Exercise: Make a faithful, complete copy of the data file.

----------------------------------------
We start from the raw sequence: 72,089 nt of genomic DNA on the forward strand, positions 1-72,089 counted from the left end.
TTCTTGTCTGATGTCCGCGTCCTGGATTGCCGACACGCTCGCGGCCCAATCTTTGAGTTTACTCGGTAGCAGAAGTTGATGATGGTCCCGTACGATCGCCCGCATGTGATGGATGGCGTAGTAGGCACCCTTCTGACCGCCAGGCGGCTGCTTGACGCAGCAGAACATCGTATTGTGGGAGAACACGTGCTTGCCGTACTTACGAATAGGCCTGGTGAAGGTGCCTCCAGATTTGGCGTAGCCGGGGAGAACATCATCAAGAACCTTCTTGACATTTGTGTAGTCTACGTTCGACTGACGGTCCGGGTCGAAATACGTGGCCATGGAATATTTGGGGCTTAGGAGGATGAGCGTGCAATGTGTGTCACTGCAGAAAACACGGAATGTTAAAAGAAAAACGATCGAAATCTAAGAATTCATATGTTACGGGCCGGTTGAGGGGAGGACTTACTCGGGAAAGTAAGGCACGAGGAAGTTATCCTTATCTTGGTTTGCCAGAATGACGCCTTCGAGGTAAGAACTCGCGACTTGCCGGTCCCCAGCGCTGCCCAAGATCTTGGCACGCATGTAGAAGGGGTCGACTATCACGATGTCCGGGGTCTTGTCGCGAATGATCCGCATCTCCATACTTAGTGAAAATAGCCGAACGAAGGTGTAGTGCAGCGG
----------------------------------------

We start from the raw sequence: 72,089 nt of genomic DNA on the forward strand, positions 1-72,089 counted from the left end.
TTCTTGTCTGATGTCCGCGTCCTGGATTGCCGACACGCTCGCGGCCCAATCTTTGAGTTTACTCGGTAGCAGAAGTTGATGATGGTCCCGTACGATCGCCCGCATGTGATGGATGGCGTAGTAGGCACCCTTCTGACCGCCAGGCGGCTGCTTGACGCAGCAGAACATCGTATTGTGGGAGAACACGTGCTTGCCGTACTTACGAATAGGCCTGGTGAAGGTGCCTCCAGATTTGGCGTAGCCGGGGAGAACATCATCAAGAACCTTCTTGACATTTGTGTAGTCTACGTTCGACTGACGGTCCGGGTCGAAATACGTGGCCATGGAATATTTGGGGCTTAGGAGGATGAGCGTGCAATGTGTGTCACTGCAGAAAACACGGAATGTTAAAAGAAAAACGATCGAAATCTAAGAATTCATATGTTACGGGCCGGTTGAGGGGAGGACTTACTCGGGAAAGTAAGGCACGAGGAAGTTATCCTTATCTTGGTTTGCCAGAATGACGCCTTCGAGGTAAGAACTCGCGACTTGCCGGTCCCCAGCGCTGCCCAAGATCTTGGCACGCATGTAGAAGGGGTCGACTATCACGATGTCCGGGGTCTTGTCGCGAATGATCCGCATCTCCATACTTAGTGAAAATAGCCGAACGAAGGTGTAGTGCAGCGG